Jessie Jackson, a former stockade guard at Fort Meade, was convictedyesterday of arranging the murder of a Meade High School sophomore and a fire at her family's home in Pioneer City.
A Circuit Court jury deliberated about five hours after a weeklong trial before it found the former Army sergeant guilty of conspiracy to commit murder and arson and being an accessory before the fact in murder and arson.
He faces a maximum penalty of two life terms plus 60 years in prison when he is sentenced April 3, according to Ronald M. Naditch, theprosecutor.
It was Jackson's second trial for the death of Sun Young Chong, 15. He was sentenced to life plus 30 years in May 1990 after a jury convicted him of murder and arson. But a year later, the Court of Special Appeals ordered a new trial because he wasn't allowed to introduce evidence to suggest he had no motive to commit the crime.
Jackson stood rigidly as the jury foreman announced the verdict,showing no emotion.
But his apparently frustrated lawyer, Robert H. Waldman, predicted later that "all of this case has not been seen yet."
Waldman and Naditch agree that Jackson's brother, James Jackson, tossed a Molotov cocktail at the front door of the Chong home and fired the shots that killed Sun Chong in November 1989 in an effortto frighten the girl's mother, Suk Cha Chong, out of pressing robbery and assault charges against Jessie, then a sergeant in the Army.
Jessie Jackson was acquitted of those charges at a court-martial in February 1990.
Waldman argued that James Jackson committed the murder without Jessie's knowledge.
The verdict, however, showed that the jury accepted the prosecution's theory, Naditch countered. JessieJackson "just sent James out to kill somebody," he said.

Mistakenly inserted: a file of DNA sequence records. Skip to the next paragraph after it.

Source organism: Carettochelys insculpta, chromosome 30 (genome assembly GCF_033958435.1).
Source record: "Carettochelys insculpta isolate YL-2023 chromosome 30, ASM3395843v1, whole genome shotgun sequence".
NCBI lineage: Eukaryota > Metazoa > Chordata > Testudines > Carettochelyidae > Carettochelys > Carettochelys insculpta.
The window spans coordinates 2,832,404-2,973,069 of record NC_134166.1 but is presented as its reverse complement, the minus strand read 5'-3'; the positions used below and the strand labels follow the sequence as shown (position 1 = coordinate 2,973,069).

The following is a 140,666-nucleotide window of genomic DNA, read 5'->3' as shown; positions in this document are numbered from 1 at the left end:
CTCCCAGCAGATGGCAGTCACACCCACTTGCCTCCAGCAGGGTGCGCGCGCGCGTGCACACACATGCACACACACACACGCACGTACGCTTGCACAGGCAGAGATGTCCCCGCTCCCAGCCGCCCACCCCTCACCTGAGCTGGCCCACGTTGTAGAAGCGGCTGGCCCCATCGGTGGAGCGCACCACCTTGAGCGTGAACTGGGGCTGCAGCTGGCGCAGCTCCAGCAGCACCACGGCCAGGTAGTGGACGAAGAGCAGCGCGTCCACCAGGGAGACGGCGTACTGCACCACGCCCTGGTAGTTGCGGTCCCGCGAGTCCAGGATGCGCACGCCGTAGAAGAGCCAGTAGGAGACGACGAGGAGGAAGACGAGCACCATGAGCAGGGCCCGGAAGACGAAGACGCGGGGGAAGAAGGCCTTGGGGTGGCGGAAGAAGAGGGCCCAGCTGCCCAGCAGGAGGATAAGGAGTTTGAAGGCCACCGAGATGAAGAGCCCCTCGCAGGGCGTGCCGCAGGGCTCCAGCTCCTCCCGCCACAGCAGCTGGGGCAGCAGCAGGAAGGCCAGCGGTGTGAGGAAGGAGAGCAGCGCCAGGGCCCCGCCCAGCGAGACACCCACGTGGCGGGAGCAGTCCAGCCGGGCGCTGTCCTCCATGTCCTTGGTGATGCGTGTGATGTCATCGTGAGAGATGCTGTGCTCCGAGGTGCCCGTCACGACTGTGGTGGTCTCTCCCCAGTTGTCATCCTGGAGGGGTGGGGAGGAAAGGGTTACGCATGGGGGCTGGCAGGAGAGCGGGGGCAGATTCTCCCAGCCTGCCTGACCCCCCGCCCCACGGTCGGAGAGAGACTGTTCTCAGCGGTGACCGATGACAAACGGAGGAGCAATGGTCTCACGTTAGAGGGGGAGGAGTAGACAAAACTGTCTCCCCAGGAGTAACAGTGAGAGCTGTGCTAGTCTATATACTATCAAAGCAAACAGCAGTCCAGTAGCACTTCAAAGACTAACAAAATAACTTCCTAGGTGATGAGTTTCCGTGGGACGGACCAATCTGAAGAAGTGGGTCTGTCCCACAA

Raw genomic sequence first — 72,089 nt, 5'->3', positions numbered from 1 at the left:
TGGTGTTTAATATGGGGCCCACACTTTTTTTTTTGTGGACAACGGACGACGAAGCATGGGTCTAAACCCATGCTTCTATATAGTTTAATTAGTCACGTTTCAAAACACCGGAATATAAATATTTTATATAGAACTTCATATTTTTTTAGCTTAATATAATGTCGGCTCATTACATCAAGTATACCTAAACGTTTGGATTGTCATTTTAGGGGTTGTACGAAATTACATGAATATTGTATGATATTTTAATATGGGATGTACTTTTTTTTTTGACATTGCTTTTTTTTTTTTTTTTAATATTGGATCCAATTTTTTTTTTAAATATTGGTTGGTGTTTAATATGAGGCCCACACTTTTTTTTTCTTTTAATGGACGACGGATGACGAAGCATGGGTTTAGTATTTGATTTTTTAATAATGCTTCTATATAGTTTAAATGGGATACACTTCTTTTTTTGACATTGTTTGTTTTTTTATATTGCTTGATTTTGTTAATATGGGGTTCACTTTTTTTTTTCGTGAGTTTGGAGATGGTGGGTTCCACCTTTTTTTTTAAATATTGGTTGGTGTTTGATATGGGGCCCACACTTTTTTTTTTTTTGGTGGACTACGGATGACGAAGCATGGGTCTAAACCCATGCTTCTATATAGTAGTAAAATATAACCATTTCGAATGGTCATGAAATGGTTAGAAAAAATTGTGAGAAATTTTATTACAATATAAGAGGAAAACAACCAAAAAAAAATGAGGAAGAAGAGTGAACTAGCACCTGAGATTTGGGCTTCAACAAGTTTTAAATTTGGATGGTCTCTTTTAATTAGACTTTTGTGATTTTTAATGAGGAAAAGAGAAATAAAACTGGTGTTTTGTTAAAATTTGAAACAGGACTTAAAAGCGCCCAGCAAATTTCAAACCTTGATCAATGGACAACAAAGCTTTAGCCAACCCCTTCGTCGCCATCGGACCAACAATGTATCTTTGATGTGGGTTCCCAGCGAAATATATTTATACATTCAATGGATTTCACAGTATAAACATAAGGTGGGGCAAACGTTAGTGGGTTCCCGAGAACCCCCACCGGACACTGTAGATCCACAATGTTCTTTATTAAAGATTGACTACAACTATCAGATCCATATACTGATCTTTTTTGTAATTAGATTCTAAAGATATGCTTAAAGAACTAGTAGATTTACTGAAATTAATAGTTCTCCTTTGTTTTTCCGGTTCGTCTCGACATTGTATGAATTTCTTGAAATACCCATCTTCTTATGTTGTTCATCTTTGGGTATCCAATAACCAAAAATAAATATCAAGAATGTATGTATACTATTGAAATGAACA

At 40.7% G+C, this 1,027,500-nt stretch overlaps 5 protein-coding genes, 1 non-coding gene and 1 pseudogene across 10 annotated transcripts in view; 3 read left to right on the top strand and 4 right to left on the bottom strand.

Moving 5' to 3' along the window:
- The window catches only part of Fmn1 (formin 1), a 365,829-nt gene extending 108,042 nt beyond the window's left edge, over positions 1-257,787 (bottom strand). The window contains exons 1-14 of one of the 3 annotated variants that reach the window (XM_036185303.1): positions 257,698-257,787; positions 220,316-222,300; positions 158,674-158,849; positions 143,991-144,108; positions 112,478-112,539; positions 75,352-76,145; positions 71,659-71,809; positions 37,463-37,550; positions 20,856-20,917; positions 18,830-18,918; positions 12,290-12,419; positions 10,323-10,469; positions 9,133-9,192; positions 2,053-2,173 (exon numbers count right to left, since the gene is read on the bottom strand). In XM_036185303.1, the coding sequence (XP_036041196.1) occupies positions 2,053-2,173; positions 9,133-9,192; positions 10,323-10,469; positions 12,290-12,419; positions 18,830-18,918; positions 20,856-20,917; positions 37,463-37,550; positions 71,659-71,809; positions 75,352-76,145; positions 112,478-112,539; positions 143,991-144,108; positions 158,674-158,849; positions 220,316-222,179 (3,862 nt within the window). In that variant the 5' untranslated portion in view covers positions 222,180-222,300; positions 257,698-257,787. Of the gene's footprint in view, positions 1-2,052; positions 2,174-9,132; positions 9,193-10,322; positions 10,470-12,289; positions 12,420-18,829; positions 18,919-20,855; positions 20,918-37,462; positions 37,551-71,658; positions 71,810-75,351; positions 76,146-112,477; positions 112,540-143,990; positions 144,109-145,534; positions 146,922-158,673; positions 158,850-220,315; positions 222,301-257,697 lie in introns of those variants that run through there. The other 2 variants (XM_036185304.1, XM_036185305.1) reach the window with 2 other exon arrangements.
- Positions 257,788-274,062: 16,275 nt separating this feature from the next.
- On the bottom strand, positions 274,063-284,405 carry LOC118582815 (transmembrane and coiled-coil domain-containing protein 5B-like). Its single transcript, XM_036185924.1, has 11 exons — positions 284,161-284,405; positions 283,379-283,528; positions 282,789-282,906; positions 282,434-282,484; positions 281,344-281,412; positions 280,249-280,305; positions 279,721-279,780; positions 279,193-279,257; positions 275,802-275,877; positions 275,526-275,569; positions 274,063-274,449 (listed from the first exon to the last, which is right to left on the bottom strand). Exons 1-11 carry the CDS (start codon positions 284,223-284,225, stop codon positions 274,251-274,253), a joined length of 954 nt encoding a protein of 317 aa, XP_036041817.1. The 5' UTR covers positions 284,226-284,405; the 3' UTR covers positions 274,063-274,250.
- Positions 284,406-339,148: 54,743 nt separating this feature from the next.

James Jackson has not been found. "He's gone to ground somewhere, as far as Ican figure out," Waldman said. "Jessie's inability to speak against his brother has rendered him unable to effectively defend himself."
Naditch blinked back tears as he spoke with reporters after the verdict was announced. The trial was an emotional test for him because he identified with the Chong family, he said.
"There is a 15-year-old girl that was killed in this case, and at the time this happened Ihad a 15-year-old daughter," he explained. "When it happened, this kid was standing in the kitchen of her house. In a place that should be as safe as any place can be. When you have a situation like that, you just care a little bit more about the case."
One juror, who asked not to be identified, said some of the nine men and three women were at first undecided whether Jessie Jackson "had told his brother tokill someone," but that as they reviewed the evidence "the pieces began to fall into place."
Sun Chong was killed 11 days before Suk Chong was to testify at a preliminary hearing on charges that Jessie Jackson had robbed and tried to rape her.
While prosecutors argued that he was trying to intimidate Suk Chong, the defense insisted thathe had no reason to worry.
Maj. Lawrence D. Kerr, who representedJackson at his court-martial, testified during the murder trial thathe had repeatedly told his client that he had a strong case. And a court-martial board deliberated only an hour and a half before deciding Jackson was the victim of a case of mistaken identity.
But Naditch insisted in closing arguments that the defendant was the one who was in trouble, the only one with a motive to harm the Chong family.